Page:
This event was scheduled May 26-July 15, 2023.

So . . . The Great American Melodrama is offering us “a close-up look at life” (at least the life of some really cute birds and bivalve mollusks) in its current production, Under the Boardwalk. What you might not realize is that it’s a very specific boardwalk they are talking about . . . our very own Pismo Beach.

This is a home-grown production written and directed by South County resident Erik Stein, a Renaissance man if there ever was one. So while the talented cast and crew of Under the Boardwalk make this day at the beach a buoyant one for everyone, it’s especially intriguing to locals when references are made in dialog and song to the Oceano Dunes, to the tourists we (sometimes reluctantly) welcome every summer, and to Pismo Beach as the one-time Clam Capital of the World.

But the show itself—full of clever song parodies, roller-skating seagulls, and clams who decide to come out of their shells to organize for “clam rights”—takes an unexpected turn into Romeo and Juliet territory: the unthinkable happens when a clam and a gull fall in love (gasp!). It’s a funny and surprisingly touching premise that Stein and his talented crew excavate to highly entertaining effect.

The confused clam in this case is Glenn (a charming Michael Wells, who owns the show’s parody of Queen’s “Somebody to Love” with his cry “I’ve gotta break out of my shell,” as well as his startling crisis moment: “I kissed a gull”). His rapping clam buddies, the versatile Toby Tropper and the agile Noah Esquival (whose character name is MC Clammer) make their hilarious way through songs like “You Can’t Touch This,” which wittily gives us the rules of clamming season. These boys have as many slick moves rapping as the girl gulls do with wheels at their disposal.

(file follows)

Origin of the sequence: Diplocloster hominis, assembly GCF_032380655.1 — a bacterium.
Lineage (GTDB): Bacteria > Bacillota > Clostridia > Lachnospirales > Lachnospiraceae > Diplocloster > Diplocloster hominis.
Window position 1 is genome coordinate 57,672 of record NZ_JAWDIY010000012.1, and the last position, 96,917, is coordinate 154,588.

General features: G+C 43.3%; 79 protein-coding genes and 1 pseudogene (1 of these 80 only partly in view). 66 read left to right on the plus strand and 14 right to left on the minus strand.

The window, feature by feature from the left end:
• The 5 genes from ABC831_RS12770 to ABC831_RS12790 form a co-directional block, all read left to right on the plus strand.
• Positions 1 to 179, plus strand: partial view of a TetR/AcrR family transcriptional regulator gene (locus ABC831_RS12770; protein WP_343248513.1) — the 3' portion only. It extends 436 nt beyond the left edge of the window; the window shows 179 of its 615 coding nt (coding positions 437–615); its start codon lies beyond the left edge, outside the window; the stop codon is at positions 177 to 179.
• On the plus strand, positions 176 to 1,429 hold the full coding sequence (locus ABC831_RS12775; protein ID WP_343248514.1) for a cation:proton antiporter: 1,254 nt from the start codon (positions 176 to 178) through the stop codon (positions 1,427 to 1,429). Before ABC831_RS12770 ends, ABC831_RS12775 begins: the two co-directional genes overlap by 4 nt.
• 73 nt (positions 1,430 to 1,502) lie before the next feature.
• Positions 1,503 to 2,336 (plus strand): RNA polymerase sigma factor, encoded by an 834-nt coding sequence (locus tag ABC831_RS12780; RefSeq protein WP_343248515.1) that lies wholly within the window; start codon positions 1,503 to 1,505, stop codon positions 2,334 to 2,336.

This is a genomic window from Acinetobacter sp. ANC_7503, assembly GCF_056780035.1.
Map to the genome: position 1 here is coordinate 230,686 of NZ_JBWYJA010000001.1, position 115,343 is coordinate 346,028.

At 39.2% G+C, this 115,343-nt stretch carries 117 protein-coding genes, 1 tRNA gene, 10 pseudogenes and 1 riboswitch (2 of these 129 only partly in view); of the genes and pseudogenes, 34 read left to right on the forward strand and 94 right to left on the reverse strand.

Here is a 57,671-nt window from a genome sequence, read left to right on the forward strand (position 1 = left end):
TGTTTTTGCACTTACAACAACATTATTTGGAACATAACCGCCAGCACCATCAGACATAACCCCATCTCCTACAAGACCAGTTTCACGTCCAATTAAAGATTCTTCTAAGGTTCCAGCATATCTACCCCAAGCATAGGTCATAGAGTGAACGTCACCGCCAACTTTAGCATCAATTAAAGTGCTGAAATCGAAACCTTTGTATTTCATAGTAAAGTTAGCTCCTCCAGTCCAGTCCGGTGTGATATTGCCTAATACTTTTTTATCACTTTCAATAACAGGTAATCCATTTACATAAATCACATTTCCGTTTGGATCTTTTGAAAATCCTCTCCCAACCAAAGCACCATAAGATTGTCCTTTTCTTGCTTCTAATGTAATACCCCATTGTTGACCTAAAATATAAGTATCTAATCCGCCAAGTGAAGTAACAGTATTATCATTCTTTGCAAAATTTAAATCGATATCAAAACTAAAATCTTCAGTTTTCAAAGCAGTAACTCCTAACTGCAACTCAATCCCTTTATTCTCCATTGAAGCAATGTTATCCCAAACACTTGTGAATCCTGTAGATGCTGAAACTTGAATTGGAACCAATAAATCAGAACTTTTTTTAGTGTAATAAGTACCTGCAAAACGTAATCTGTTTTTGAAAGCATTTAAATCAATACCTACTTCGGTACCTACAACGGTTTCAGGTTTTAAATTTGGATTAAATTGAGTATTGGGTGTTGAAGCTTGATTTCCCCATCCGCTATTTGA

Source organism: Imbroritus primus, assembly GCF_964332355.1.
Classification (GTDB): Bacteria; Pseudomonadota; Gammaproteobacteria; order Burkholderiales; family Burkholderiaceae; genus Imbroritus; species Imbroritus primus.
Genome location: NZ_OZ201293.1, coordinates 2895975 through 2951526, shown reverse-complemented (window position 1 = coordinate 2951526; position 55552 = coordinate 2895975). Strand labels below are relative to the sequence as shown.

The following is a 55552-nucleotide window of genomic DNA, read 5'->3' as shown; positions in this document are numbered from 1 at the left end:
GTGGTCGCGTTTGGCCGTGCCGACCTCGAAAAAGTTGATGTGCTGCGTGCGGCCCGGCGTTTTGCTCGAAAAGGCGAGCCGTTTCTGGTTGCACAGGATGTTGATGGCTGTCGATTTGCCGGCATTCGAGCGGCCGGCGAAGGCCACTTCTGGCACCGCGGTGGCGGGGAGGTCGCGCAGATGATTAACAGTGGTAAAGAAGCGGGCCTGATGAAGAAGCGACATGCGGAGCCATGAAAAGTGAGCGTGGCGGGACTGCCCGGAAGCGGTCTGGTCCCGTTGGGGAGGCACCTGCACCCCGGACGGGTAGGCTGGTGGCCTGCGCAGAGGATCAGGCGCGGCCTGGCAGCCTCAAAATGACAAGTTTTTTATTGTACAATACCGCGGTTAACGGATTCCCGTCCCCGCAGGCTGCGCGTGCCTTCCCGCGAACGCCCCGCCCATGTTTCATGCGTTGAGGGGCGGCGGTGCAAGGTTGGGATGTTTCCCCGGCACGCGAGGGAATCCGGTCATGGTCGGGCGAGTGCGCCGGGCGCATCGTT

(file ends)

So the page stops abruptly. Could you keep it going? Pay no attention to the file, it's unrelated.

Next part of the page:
The confused girl gull in this case is Daria (a charming Ekaterina Bouras) who along with her feathered friends Rita and Flo (Sydni Ramirez and Meggie Siegrist, singing and skating their hearts out) normally breakfast on clams and beachgoer leftovers like popcorn kernels and hot dogs, and herald the early morning fog with great melodies like (sing it now) “Mama said there’d be haze like this.”

In fact, you can’t go wrong with a show that hooks you with witty words, ditzy dancing, and tasty tunes imitating oldies but goodies from Abba, Queen, and even Michael Jackson (to name just a few). To top it off, there’s a truly amusing sort-of-ballet between the clams and gulls, and everything adds up to a happy ending (no spoilers here—it’s the Melodrama, after all).

Under the Boardwalk is a fun, frenzied, farcical piece that you can bring your visiting relatives and friends to this summer for a good laugh and a good time. It is of course accompanied by one of the Melodrama’s famed vaudeville reviews—this time a lively litany of senior moments called “The Young at Heart” directed and choreographed by John Keating (who if he has any writing ambitions in addition to directing and choreography could give Erik Stein a run for his money).

The Melodrama’s behind-the-scenes crew has worked overtime to bring us a delightful summer show. Musical director Joseph Ivan (who actually steps into the spotlight here and there in the show as “DJ Jazzy Starfish”), scenic designer Ian Peggs, costume designer Renee Van Niel, and lighting designer Cody Soper deserve shout-outs for bringing the beach and its denizens to life.

But in the end, it’s Stein who deserves the biggest applause for Under the Boardwalk. He has written a charming, clever, comical show. It’s evident that he is an actor’s director, giving his players what they need to enhance their performances while giving Melodrama audiences what they want: a really, really good time.

:: Charlotte Alexander